tP: Nor are they any less logical, rational, or ethical than other people, on average.
AH: That is already an admission of my point.
If he and I are in agreement about scientists being neither more nor less ethical than other groups, why then does he go on to recite a litany of scientific “wrongs,” with no mention of the fact that such offenses are a tiny percentage of the things science is doing right? Let me point out once again that the scientific community is at the forefront of those denouncing Watson’s racist remarks. If anyone is giving Watson “undue regard” just because he’s a scientist, it’s the science-haters, not the science supporters. Heck, just flip through the scientific journals. Scientific culture is rife with scientists insisting that a conclusion be supported by evidence, and not just assumed because some scientist asserted it.
Apparently, what Horvath objects to is deferring to scientists.
If we have no reason to think that scientists really are specially privileged to speak to ethical questions or even to behave ethically- and Herr Professor seems to agree that they aren’t- then why are we asked to defer to them left and right?
The simplest and most accurate answer is that we’re not being asked to defer to them, except in their particular fields of expertise. And in the latter case, we should defer to them because they’ve learned more about it than we have. But Richard Dawkins doesn’t expect everybody to believe that God is a delusion merely out of deference to his status as a scientist. That’s why he wrote a whole book giving his arguments against God instead of just issuing a press release that said “There is no God and I’m a scientist so end of discussion.”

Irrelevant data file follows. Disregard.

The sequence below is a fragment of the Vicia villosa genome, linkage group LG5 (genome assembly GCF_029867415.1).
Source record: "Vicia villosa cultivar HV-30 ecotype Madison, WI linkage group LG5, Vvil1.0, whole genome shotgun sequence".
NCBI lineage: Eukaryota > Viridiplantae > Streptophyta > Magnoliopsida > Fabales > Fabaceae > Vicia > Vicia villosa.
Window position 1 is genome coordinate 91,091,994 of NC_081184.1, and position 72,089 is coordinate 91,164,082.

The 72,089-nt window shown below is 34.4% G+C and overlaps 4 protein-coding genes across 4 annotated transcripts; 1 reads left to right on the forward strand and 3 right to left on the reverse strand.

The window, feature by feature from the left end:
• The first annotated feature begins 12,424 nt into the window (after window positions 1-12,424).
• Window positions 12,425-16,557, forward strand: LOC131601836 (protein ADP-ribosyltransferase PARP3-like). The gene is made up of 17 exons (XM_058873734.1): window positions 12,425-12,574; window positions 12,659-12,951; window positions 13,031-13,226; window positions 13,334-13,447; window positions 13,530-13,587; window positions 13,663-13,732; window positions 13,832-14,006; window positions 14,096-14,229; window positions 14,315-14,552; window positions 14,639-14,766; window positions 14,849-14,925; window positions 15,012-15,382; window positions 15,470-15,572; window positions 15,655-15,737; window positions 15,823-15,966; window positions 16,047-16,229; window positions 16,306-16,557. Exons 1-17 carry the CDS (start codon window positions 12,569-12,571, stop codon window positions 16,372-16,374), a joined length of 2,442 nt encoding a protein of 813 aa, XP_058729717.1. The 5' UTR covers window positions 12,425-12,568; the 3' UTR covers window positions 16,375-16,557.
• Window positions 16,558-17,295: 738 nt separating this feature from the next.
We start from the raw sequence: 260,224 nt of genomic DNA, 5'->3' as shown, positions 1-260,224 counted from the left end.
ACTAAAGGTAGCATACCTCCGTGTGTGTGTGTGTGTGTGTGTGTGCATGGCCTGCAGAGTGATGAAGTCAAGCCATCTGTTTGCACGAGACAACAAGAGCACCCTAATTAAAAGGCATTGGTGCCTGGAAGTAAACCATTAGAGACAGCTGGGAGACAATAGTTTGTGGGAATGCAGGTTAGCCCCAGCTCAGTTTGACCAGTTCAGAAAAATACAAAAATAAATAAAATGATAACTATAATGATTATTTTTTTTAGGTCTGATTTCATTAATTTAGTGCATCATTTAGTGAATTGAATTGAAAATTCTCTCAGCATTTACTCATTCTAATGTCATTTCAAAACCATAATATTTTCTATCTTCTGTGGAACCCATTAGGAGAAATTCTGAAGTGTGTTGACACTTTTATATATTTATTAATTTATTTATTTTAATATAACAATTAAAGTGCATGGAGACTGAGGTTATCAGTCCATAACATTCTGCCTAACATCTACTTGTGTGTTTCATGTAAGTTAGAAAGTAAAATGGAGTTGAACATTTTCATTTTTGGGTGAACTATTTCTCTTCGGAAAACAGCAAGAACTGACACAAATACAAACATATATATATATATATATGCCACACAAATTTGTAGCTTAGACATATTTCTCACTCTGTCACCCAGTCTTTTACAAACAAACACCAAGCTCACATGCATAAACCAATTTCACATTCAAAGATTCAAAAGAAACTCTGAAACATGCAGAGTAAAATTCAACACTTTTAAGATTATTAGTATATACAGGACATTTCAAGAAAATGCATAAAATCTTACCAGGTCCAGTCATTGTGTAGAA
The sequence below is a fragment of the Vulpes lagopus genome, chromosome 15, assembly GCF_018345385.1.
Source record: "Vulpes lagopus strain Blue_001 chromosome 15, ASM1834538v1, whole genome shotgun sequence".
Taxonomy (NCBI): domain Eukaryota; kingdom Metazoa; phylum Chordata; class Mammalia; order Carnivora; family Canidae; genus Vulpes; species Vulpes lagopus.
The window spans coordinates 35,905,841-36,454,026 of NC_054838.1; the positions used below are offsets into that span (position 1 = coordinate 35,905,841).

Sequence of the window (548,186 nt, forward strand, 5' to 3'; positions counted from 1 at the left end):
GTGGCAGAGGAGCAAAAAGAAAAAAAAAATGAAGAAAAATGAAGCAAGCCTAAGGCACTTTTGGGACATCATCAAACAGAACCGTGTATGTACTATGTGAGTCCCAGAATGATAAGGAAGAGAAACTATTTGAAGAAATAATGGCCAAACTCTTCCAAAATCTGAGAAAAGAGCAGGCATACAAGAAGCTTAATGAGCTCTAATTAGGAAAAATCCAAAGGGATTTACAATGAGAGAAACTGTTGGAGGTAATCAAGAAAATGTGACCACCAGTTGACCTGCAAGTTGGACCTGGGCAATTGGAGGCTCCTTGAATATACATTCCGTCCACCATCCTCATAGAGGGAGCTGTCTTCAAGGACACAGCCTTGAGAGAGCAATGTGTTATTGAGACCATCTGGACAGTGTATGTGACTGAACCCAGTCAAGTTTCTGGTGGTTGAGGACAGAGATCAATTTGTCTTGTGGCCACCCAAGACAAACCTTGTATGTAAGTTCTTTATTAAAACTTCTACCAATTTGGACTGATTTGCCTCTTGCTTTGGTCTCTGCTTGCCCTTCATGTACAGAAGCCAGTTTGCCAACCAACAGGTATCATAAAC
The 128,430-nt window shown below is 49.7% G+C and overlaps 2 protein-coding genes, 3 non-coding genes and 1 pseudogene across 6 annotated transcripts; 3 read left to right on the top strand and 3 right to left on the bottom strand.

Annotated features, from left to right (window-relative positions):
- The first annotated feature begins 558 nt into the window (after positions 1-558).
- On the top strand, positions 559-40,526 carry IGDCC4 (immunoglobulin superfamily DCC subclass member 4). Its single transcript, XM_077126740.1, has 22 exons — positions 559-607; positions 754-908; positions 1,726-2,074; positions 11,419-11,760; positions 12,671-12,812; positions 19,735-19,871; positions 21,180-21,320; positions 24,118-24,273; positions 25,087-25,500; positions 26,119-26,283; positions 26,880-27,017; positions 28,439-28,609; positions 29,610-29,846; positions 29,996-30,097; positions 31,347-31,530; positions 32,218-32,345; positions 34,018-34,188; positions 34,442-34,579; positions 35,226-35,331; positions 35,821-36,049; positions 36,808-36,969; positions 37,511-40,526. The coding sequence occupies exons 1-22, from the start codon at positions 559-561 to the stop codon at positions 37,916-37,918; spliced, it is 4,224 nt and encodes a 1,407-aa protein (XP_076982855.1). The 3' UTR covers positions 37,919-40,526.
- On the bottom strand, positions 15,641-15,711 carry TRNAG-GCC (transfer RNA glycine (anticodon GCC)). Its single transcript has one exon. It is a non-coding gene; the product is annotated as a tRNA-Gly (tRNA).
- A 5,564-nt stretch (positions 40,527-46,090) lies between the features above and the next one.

I’ll skip over most of the rest of his post, where he tries to insinuate that I somehow disputed the link between genetics and Down’s Syndrome (?!), and such. Let’s just look at a few remarks of his on the topic of racism.
I had my first ever experience of being described as racist and somehow siding with Dr. Watson’s alleged ‘racist allegations.’
Readers may recall that I never described Horvath as being a racist. I merely pointed out that, in the debate over whether or not the process of evolution justifies racist beliefs and practices, the vast majority of scientists insist that it does not, and Horvath takes Watson’s side in asserting that it does. Now, Horvath feels like this is a point that needs some clarification, so he wrote the following. See if you can tell whether or not he agrees with Watson about racism making sense from a Darwinist point of view.